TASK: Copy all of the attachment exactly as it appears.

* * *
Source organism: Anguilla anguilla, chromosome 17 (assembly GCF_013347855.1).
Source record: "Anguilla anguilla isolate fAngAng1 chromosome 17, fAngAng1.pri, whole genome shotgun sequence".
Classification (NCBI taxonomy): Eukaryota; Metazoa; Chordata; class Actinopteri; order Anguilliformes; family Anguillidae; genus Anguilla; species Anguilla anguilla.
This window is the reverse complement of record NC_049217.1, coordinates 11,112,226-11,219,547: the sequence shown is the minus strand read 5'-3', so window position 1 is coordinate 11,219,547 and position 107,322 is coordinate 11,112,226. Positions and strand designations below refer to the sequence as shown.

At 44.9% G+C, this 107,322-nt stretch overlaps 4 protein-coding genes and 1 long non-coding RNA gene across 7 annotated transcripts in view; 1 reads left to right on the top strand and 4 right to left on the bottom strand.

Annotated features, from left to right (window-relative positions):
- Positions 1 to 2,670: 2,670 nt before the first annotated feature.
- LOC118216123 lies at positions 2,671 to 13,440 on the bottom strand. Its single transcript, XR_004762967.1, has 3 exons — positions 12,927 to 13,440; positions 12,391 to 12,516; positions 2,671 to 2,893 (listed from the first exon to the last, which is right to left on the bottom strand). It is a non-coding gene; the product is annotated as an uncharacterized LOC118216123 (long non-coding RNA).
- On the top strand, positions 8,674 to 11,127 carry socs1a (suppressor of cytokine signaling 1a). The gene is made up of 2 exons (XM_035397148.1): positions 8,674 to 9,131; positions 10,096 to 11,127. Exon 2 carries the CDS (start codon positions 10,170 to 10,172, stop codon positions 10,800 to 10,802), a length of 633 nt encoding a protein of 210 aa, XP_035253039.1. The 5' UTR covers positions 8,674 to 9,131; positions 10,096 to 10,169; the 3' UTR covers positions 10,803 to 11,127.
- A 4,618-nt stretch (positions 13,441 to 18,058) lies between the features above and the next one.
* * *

Source organism: Anguilla anguilla, chromosome 17 (assembly GCF_013347855.1).
Source record: "Anguilla anguilla isolate fAngAng1 chromosome 17, fAngAng1.pri, whole genome shotgun sequence".
Classification (NCBI taxonomy): Eukaryota; Metazoa; Chordata; class Actinopteri; order Anguilliformes; family Anguillidae; genus Anguilla; species Anguilla anguilla.
This window is the reverse complement of record NC_049217.1, coordinates 11,112,226-11,219,547: the sequence shown is the minus strand read 5'-3', so window position 1 is coordinate 11,219,547 and position 107,322 is coordinate 11,112,226. Positions and strand designations below refer to the sequence as shown.

At 44.9% G+C, this 107,322-nt stretch overlaps 4 protein-coding genes and 1 long non-coding RNA gene across 7 annotated transcripts in view; 1 reads left to right on the top strand and 4 right to left on the bottom strand.

Annotated features, from left to right (window-relative positions):
- Positions 1 to 2,670: 2,670 nt before the first annotated feature.
- LOC118216123 lies at positions 2,671 to 13,440 on the bottom strand. Its single transcript, XR_004762967.1, has 3 exons — positions 12,927 to 13,440; positions 12,391 to 12,516; positions 2,671 to 2,893 (listed from the first exon to the last, which is right to left on the bottom strand). It is a non-coding gene; the product is annotated as an uncharacterized LOC118216123 (long non-coding RNA).
- On the top strand, positions 8,674 to 11,127 carry socs1a (suppressor of cytokine signaling 1a). The gene is made up of 2 exons (XM_035397148.1): positions 8,674 to 9,131; positions 10,096 to 11,127. Exon 2 carries the CDS (start codon positions 10,170 to 10,172, stop codon positions 10,800 to 10,802), a length of 633 nt encoding a protein of 210 aa, XP_035253039.1. The 5' UTR covers positions 8,674 to 9,131; positions 10,096 to 10,169; the 3' UTR covers positions 10,803 to 11,127.
- A 4,618-nt stretch (positions 13,441 to 18,058) lies between the features above and the next one.